Now, look, I’ve been critical of post-rock and “crescendo-core” about as much as anyone. One of the main reasons why I started writing so much about post-rock on here was specifically because I wanted to serve as a voice calling out the genre for being too beholden to its own tropes. What’s irritating about the criticism in this instance is that they seem to be saying two different/somewhat conflicting things: 1) that too many post-rock bands are trying to copy the greats, and 2) that also many of these bands also aren’t conforming to certain songwriting norms well enough. The fact is though that so much of the successes of post-rock in the past decade can be directly attributed to bands not trying to sound like the classics and taking risks in their songwriting to try new things or combine sounds in unexpected ways. And to tie it back to Post. Fest, you can point to many bands on that list as examples of this. It may not be the kind of songwriting Quintero or Epley personally like, but cookie-cutter it is not.

The two end the conversation essentially dismissing many of the bands as “kids” who are still just “learning their craft,” which they mean to be charitable but is also definitely condescending. Some have taken this exchange to be a direct attack at Circus Trees, whose members are actually teenagers, though neither mentions them by name. Given that pretty much all of the other bands were comprised of people well into their 20s or 30s, that’s not a completely off-base thing to assume, though I also think it’s fair to say that neither was paying close enough attention to know them by name. Even taken in the best light though, it’s not a good look, and at worst it looks like they’re picking on minors who have worked their asses off to make a name for themselves and are having a real effect on people regardless of age.

Ultimately, this is just disappointing. As Epley mentions towards the end, he and TLAT aren’t really a part of the post-rock community, but Quintero and Spotlights definitely are. The single one thing that defines the modern post-rock scene here in the states, and in particular what Post. Fest represents to the people in this community, is one of positivity, selflessness, and open support. This conversation is the opposite of that. It is cynical, dismissive, and comes from a place of ignorance and insensitivity. The people who have worked so hard to build this from the ground-up deserve better than that, and I hope that both Epley and Quintero can open their minds a bit more in the future.

One small caveat I do want to mention at the end here is that I did in fact interview Quintero and the rest of Spotlights myself at Post. Fest. I am still working through this bigger piece I plan on writing about it and this movement as a whole, but I can say that the responses I received from the band there were on the whole far more positive and in line with what I’d expect. They expressed excitement at where a lot of bands are taking the music and where things are going in general. Perhaps Quintero’s comments from the podcast are more reflective of his true feelings, or it’s vice versa, or it’s somewhere in the middle (most likely option in my opinion). Either way, my recommendation is not to attack anyone involved here, but to simply keep our heads down and continue to build the best and most inclusive community and scene we can.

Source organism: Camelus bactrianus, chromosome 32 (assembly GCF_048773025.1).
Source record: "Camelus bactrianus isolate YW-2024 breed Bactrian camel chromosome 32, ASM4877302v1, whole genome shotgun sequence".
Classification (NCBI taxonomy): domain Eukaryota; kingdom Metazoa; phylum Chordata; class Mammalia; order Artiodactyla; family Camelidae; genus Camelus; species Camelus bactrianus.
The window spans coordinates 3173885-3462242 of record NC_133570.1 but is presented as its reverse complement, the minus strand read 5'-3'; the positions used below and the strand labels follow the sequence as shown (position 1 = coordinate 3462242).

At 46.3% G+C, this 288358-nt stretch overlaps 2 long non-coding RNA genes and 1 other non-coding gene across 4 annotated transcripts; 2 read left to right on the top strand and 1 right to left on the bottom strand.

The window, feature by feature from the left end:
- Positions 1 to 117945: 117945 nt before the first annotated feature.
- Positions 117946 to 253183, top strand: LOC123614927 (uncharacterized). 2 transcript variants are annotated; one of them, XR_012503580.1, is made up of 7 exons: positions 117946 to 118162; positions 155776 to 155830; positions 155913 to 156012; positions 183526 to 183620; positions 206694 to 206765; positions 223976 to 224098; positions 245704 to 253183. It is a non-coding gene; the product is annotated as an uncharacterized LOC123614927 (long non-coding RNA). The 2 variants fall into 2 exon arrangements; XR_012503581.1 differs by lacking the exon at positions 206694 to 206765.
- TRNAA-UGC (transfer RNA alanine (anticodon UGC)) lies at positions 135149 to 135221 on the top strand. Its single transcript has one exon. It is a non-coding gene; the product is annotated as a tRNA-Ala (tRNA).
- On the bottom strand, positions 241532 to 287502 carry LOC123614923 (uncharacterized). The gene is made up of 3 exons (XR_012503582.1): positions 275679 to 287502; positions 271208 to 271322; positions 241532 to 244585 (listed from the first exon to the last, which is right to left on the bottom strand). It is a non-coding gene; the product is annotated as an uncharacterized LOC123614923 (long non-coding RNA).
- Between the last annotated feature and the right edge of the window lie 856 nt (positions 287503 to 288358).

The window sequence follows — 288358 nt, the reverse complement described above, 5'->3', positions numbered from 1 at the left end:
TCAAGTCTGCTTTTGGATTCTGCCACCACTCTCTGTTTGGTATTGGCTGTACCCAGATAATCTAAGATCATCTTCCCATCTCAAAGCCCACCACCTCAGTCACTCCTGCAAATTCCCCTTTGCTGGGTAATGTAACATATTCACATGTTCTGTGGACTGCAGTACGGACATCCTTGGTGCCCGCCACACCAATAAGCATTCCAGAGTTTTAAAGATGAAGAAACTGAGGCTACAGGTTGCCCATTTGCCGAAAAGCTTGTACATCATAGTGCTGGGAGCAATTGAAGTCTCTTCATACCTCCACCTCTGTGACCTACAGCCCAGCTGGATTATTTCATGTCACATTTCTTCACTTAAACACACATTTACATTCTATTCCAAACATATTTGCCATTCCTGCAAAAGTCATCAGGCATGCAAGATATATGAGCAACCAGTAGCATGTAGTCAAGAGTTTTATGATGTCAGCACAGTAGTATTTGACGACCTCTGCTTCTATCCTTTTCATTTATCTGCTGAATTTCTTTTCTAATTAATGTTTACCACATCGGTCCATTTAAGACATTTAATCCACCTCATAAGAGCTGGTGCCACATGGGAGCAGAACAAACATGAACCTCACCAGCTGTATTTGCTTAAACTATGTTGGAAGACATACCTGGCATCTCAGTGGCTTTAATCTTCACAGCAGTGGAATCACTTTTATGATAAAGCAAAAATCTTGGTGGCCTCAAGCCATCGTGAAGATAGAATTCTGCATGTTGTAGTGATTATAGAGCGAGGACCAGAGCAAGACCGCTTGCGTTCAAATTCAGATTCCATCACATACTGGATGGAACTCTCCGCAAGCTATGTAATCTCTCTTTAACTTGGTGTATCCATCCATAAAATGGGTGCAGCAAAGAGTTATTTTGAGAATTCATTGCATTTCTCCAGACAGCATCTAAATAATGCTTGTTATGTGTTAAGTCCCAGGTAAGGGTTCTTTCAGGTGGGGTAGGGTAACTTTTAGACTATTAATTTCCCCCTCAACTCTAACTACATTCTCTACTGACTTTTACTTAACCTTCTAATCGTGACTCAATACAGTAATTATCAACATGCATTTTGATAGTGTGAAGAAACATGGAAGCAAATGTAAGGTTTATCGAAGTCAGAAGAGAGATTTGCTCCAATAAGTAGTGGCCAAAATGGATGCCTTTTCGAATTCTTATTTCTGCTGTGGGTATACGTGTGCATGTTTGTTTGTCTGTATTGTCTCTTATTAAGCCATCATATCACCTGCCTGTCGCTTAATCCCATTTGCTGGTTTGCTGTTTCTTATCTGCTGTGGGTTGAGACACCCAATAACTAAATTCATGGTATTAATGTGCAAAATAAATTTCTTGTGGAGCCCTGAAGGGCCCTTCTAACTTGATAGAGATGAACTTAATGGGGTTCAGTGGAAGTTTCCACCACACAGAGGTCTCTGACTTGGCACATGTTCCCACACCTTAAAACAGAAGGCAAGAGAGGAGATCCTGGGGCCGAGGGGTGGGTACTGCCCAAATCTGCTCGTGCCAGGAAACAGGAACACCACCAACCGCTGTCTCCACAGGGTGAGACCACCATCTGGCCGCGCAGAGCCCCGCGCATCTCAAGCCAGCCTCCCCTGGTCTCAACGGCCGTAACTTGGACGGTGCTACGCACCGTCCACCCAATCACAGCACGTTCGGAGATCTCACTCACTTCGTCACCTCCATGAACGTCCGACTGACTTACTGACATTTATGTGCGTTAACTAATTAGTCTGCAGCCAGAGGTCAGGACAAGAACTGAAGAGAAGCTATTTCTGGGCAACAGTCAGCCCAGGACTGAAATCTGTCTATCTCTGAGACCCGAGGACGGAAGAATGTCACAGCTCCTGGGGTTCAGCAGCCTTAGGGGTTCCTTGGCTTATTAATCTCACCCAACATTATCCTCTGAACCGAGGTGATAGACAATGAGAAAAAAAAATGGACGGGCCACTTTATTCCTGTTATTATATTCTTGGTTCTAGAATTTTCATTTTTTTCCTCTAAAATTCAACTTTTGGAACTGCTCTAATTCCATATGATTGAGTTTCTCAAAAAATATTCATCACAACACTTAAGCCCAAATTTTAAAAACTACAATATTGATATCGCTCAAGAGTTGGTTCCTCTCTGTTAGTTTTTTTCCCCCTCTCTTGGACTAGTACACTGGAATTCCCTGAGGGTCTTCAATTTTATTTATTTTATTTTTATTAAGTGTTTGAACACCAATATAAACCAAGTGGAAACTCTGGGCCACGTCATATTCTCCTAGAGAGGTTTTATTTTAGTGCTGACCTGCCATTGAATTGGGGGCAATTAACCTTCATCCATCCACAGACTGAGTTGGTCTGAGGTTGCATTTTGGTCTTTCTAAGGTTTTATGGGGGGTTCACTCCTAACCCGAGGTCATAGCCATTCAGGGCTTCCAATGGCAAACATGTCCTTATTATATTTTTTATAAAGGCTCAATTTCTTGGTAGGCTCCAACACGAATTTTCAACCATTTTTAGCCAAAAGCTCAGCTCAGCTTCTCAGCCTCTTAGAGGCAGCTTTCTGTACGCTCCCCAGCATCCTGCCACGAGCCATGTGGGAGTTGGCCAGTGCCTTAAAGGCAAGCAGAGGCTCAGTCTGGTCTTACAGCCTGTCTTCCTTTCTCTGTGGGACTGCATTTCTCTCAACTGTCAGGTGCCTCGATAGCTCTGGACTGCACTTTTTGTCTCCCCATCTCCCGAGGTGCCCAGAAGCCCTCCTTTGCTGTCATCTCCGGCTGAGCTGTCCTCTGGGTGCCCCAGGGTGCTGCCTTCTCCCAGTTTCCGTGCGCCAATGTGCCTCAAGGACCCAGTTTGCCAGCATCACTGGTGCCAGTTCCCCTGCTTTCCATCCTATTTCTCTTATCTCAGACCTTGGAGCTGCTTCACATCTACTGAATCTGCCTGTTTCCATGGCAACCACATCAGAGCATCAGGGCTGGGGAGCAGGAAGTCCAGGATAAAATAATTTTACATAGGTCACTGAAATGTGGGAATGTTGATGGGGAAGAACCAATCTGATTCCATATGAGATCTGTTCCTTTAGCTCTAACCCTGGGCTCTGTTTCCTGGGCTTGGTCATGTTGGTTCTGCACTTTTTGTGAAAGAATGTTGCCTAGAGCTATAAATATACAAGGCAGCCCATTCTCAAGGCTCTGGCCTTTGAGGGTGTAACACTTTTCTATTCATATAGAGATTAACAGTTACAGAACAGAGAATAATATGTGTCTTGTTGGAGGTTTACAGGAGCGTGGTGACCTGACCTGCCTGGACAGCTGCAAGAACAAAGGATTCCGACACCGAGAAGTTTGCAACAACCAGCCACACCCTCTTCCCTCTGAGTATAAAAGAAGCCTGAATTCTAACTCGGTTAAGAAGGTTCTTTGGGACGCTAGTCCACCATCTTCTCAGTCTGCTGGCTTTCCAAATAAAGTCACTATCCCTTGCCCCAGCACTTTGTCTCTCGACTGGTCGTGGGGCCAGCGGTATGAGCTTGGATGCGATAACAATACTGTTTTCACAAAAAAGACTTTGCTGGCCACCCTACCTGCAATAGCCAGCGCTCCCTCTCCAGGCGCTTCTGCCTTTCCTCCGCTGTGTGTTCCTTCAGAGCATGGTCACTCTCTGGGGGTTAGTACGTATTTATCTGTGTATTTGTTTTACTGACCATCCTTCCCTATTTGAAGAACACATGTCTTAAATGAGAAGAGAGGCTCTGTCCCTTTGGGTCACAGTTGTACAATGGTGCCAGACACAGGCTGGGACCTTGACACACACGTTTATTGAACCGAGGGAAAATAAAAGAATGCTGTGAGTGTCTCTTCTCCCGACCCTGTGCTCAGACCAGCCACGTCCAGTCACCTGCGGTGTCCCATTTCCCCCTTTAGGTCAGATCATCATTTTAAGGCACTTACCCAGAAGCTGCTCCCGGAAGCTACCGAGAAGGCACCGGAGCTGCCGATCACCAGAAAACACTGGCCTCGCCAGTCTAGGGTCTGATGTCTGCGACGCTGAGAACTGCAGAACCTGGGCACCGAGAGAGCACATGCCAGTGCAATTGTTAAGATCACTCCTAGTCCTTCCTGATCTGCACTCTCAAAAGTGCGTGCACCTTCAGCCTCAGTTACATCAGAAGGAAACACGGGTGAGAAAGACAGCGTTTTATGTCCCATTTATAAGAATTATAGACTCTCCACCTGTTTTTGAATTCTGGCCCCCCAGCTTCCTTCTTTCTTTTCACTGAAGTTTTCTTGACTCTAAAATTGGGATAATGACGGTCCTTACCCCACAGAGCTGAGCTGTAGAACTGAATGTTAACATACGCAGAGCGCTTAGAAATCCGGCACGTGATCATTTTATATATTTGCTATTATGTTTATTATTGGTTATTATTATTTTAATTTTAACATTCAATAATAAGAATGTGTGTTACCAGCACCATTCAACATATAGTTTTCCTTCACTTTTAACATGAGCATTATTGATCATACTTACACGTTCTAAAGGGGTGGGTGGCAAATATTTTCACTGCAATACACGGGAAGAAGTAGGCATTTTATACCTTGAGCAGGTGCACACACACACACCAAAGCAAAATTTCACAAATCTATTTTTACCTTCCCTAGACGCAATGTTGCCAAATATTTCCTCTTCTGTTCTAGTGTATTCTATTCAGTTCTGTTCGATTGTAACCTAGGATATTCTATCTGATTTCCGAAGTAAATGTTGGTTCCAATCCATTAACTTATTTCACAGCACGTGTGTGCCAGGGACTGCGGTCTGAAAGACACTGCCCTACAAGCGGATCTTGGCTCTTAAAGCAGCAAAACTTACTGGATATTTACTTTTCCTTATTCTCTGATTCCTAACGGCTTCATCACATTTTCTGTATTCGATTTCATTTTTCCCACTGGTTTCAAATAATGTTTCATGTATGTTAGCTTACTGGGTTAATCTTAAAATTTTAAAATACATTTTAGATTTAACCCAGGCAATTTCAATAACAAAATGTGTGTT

One other important item of business to take care of before we talk about music. It still feels like Post. Fest 2019 was only yesterday, but plans for 2020 have been full-steam ahead, and yesterday the crew there officially revealed the first group of bands confirmed to play later this year! Are you ready for this? I don’t know if your bodies are ready for this.

You’re seeing that correctly. That’s the legendary This Will Destroy You headlining, followed by blog favorites like Glassing and Old Solar, as well as the great Hubris., Grivo, and I Hear Sirens. And this is only the first set of bands to be announced! If this alone is enough to get you out to Indy though, early bird tickets are available right now! And since this is happening in September, it will hopefully be after the coronavirus-induced cancel-pocalypse is behind us.

Okay, really, music. There was some great stuff in February, and we’re gonna talk about it!

-Nick Cusworth

Post-Topper: VASA – Heroics (math/groove post-rock)

I’ve already written a hell of a lot for this month’s column, so for the sake of not making your eyes roll back into your head, I’m going to keep this post-topper entry uncharacteristically brief. If you want a further exploration into the amazing album that is VASA‘s Heroics, go read Eden’s review of it. Here’s what I will say though. This album is absolutely massive. It is also absolutely and massively fun. On their debut album, 2015’s Colours, the Glasgow quartet showed an immense amount of promise as a spunky math-inflected instrumental group that had no time for the dour and overly serious tones that so much of the genre trades in. With bright, shimmering tones, frenetic riffs, and razor-sharp guitars, they cut an immediately stark profile that led to favorable comparisons to their fellow UK compatriots in And So I Watch You From Afar.